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. Last Updated: 07/27/2016

President Threatens Dismissal Of Duma

President Boris Yeltsin on Monday warned the State Duma to quit dragging its feet on key bills in his economic program or face dismissal.

In remarks aired repeatedly on evening news broadcasts, Yeltsin said stalling by the lower house of parliament on his 1998 austerity budget and streamlined tax code "points to an obvious constitutional rift between the government and the Duma."

Reformers in the Kremlin regard those measures as crucial to attracting foreign investment and putting the government's finances in order.

Yeltsin also vented his anger about last week's Duma override of his veto of a land code that would ban the sale of state property to small farmers. He accused deputies of rigging the vote and vowed never to approve the bill.

"Let the Duma think about what the president should do in such a case," Yeltsin said, shaking his finger at the television cameras for emphasis.

It was a clear reference to the powers Yeltsin has under the constitution to orchestrate steps to force new parliamentary elections.

It also was a sharp contrast to last autumn's Duma session, when he was bedridden and deputies openly plotted to oust him from office.

Yeltsin, 66, has threatened to dismiss the Duma before. Last spring, in his first public outing since a quintuple-bypass heart operation in November, Yeltsin promised to "hit back" at the Duma for trying to force him to resign.

The spring storm blew over and few expect Yeltsin to follow through on Monday's threat. The president's own representative to the Duma, Alexander Kotenkov, said at a Monday press briefing that a breakup of parliament was "unlikely" for the near future.

But Yeltsin's tough talk on a wide range of domestic issues and his active fall schedule suggest the president is stronger and more aggressive than at any time since he overcame a strong communist challenge and a heart attack to win re-election in July 1996.

"He is paying much closer attention to his physical and political health now than he has in the past two or three years," said Yury Korgunyuk, an analyst with the INDEM think tank.

This time last year, the chief concern about Russia's president was whether he was strong enough to survive heart surgery. Few predicted his recovery would be so dramatic.

This month alone, Yeltsin declared a final end to communism, sternly ordered Russia's warring financial barons to call a truce and went into enemy territory to shake hands with largely pro-communist farmers.

He has cultivated an image of a robust, powerful ruler, twice referring to himself publicly as "Tsar Boris." Yeltsin has also taken on more responsibilities that had once been left to his Kremlin aides.

On Monday, he demanded answers from Prosecutor General Yury Skuratov about alleged corruption involving state bureaucrats in the Kemerovo and Vladivostok regions -- an apparent bid to underscore his launch last week of a crusade to weed out graft in the government.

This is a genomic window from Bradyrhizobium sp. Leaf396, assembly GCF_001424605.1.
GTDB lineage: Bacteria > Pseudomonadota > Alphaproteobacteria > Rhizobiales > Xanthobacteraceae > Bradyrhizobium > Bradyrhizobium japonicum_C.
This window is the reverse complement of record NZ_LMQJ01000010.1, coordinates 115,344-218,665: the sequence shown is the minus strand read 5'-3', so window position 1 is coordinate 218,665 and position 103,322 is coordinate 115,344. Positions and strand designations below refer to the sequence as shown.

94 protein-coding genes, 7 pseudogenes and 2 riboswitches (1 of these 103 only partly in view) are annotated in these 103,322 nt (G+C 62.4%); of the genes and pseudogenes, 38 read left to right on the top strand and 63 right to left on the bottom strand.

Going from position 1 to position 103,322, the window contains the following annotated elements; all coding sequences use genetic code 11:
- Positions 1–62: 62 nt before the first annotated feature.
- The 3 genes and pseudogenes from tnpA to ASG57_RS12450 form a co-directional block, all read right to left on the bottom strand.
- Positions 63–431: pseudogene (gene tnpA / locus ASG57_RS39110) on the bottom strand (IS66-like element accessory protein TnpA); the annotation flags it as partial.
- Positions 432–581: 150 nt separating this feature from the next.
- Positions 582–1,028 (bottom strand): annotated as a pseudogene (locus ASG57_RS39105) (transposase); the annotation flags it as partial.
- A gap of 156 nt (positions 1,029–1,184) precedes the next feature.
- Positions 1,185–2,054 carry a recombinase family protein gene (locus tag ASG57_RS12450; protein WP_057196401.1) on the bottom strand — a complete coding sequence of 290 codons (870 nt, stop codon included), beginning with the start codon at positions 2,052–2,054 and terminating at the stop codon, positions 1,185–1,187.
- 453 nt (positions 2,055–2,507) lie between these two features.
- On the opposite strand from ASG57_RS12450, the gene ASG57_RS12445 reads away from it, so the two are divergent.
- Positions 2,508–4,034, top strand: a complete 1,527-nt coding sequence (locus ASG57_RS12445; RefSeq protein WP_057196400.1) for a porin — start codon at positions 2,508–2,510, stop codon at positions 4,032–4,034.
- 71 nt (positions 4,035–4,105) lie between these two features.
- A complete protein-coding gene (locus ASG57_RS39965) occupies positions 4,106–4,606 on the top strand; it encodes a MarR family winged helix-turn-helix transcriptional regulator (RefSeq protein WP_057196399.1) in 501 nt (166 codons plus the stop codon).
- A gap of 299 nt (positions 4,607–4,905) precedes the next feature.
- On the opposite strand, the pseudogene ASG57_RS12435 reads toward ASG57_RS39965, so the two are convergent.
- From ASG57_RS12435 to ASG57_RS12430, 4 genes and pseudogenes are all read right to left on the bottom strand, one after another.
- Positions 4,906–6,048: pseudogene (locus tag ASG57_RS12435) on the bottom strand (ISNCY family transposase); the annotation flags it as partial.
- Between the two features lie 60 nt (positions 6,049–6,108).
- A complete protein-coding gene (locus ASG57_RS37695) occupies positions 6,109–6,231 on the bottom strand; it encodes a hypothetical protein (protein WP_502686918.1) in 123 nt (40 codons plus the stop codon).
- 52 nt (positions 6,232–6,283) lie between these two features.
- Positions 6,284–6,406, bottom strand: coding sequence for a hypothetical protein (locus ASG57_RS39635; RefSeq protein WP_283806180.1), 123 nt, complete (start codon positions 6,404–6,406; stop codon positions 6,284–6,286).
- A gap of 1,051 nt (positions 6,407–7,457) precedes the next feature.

Yeltsin has also returned his attention to foreign policy, meeting state leaders in rapid succession -- hosting French President Jacques Chirac and Italian Prime Minister Romano Prodi over the past weekend alone.

Despite all the show, some doubt lingers about how strong a hand Yeltsin really has in running government business.

"Yeltsin is very good at cadre politics. He makes corrections in policy by firing and hiring people. But he is not involved in day-to-day affairs," Korgunyuk said.

There also is speculation that Yeltsin, while enjoying a second lease on life, may be trying to burnish his image in preparation to run for a third term in 2000.

Yeltsin's denials that he wants another term have left some analysts unconvinced.

"When he says that he won't run in 2000, Yeltsin is really reminding us is that he thinks that option is still open to him," said Andrei Piontkovsky, director of Moscow's Center for Strategic Studies.

Russia's 1993 Constitution limits presidents to two term in office. But it was adopted after Yeltsin was sworn in to office for his first term, a circumstance he conceivably could try to use to skirt the provision.

Whatever Yeltsin's ultimate decision about 2000, his return to good health has made Moscow politics more peaceful.

Outbursts from the communist and nationalist opposition are now largely ignored by the media. A Monday conference of opposition forces in Moscow, for instance, barely received a mention on the evening news programs.

Yeltsin's return has also made potential presidential hopefuls gun-shy about making their aspirations public.

Last September, with Yeltsin out of commission awaiting heart surgery, politicians were either openly or covertly jockeying for position in case of early elections. Today, all the likely contenders repeatedly brush aside suggestions that they have their eyes on Yeltsin's post.

One of only two men to have already declared his candidacy, liberal Yabloko faction leader Grigory Yavlinsky, said politicians are mum about 2000 because they fear upsetting the president."Each one of them is waiting for Yeltsin to announce his successor," Yavlinsky told NTV television Sunday.

The other contender, ex-paratrooper general Alexander Lebed, was fired from his Kremlin post last year for publicly declaring he plans to succeed his boss. He based his entire subsequent campaign on the assumption that Yeltsin was too ill to continue, and that there would be new elections within a few months.